Honda launched its new Civic at the Frankfurt Motor Show recently. It is developed specifically for the European market and built in Britain. The Civic will be offered exclusively as a five-door hatchback when it is launched in early 2012.
The new Civic features an evolutionary exterior design which is complemented by a high quality interior finish. Honda says the designers of the new Civic wanted to keep the sporty and advanced elements of the car’s character, but tailor them to express the new model’s more dynamic feel. They have lowered the height by 20mm and increased the width by 10mm compared with the current car.
The Japanese carmaker told us that defining the correct proportions was the most important challenge for the design of the new Civic. Honda enhanced the sporty aspect of the design while creating a clean styling, resulting in a smarter image for the new Civic.
Honda says an example of this new image is the new rear combination light that works as an aerodynamic spoiler, managing air flow over the top and sides of the car.
The new interior is focused around the driver and creates a more sporty ambience. The quality look and feel of the interior for the new Civic has also been improved without compromising the class-leading space. Honda's designers say they have changed their approach to match customer expectations and European standards.
It also offers class leading boot space with the versatile seat combinations for excellent practicality.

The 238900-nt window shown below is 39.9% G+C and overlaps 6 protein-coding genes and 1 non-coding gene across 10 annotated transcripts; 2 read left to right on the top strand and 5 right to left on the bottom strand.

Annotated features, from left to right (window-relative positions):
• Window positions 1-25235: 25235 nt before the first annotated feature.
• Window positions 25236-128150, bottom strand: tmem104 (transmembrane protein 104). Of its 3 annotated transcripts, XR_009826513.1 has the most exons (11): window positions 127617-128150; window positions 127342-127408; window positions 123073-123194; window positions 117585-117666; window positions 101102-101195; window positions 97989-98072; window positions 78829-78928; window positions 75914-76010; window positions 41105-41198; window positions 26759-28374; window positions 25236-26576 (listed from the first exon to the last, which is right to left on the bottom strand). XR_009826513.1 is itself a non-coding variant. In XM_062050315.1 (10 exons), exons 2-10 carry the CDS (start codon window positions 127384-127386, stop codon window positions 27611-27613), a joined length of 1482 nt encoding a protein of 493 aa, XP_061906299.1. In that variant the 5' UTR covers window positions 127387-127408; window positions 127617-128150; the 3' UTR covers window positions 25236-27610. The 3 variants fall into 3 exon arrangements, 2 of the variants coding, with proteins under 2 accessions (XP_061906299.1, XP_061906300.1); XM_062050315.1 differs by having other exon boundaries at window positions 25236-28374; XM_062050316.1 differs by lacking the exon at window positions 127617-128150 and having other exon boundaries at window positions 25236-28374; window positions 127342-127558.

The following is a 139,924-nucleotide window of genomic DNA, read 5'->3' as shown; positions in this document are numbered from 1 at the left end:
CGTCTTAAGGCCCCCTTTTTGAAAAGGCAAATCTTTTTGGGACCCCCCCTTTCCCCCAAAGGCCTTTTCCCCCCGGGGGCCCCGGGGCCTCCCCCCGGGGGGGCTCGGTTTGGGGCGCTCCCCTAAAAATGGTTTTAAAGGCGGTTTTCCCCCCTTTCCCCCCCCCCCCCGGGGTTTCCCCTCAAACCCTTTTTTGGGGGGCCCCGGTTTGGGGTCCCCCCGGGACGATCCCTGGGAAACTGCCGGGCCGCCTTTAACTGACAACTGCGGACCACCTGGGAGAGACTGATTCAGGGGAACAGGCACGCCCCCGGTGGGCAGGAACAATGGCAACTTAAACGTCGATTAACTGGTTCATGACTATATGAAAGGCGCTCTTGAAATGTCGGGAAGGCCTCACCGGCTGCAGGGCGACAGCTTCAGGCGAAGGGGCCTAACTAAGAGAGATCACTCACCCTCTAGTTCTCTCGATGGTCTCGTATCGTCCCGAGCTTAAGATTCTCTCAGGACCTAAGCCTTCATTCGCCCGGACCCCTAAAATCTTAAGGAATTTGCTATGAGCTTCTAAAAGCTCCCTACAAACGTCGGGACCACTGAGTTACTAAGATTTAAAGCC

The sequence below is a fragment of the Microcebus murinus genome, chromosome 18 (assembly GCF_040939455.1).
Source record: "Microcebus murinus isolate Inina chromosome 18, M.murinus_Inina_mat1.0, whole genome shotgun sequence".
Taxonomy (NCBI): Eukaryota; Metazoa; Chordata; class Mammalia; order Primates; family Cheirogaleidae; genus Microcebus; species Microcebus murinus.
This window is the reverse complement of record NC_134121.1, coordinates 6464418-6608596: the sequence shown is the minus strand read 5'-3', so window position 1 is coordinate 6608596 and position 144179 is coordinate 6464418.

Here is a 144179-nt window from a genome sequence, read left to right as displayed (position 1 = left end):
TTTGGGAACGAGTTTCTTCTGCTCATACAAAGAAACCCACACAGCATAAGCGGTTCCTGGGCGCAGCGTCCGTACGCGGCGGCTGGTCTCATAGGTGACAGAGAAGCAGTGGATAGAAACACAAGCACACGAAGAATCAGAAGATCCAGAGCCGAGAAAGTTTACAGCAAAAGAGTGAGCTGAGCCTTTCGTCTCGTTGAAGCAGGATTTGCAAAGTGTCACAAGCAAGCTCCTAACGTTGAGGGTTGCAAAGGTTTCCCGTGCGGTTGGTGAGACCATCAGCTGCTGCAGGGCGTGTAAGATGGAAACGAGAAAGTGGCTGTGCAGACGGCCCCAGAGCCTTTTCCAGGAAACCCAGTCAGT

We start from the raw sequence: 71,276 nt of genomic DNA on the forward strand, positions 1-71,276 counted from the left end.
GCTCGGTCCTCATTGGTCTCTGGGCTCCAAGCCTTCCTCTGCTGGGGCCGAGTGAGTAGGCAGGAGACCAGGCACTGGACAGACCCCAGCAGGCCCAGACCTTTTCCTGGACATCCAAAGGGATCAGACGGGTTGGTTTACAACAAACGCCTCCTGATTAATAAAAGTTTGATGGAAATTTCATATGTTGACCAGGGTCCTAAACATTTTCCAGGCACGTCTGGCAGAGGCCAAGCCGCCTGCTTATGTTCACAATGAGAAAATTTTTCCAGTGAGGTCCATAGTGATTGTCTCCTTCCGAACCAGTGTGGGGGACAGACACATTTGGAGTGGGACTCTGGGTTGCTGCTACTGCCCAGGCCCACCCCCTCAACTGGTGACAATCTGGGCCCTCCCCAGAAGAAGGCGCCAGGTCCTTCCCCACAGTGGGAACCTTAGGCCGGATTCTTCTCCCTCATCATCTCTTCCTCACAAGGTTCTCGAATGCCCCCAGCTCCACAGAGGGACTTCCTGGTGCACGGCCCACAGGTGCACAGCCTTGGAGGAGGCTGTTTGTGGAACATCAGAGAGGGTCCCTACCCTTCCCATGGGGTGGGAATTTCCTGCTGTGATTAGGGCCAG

To measure and demonstrate a commitment to the environment, Honda announced in June that it aims to deliver a 30 per cent CO2 reduction on all product areas by 2020.
The new Civic is the first step towards achieving this new target. The 1.8 litre petrol engine delivers a 10 per cent CO2 reduction. The 2.2 litre diesel engine reduces CO2 emissions by nearly 20 per cent, while further enhancing performance.
The i-DTEC engine in the new Honda Civic offers an exceptional combination of high performance and low CO2 emissions. Updates to the 2.2 litre i-DTEC engine, coupled with the new Civic’s improved aerodynamics, have produced a car with a power output of 150bhp that emits 110g/km of CO2.
A thorough analysis of the engine’s performance resulted in a number of improvements. The oil flow through the engine has been carefully managed to reduce circulation loss, while the build materials have been revised to reduce friction in the moving parts. All models fitted with a manual gearbox also benefit from idle stop technology which achieves a 5g/km reduction in CO2 emissions.
By the end of 2012, Honda tells us it will add a newly developed smaller diesel engine to the Civic range. Designed specifically for the European market, the new engine will further reduce CO2 emissions. Starting with this new smaller diesel, Honda will introduce a new generation of low emission engines, renewing all of its car engines in Europe.
From the first Civic to this ninth generation version, Honda says it has improved fuel economy, handling and comfort. It also claims it is more dynamic and stable, as well as being fun to drive.
Watch this space for more details on the smart new Honda Civic five-door closer to the Irish launch date.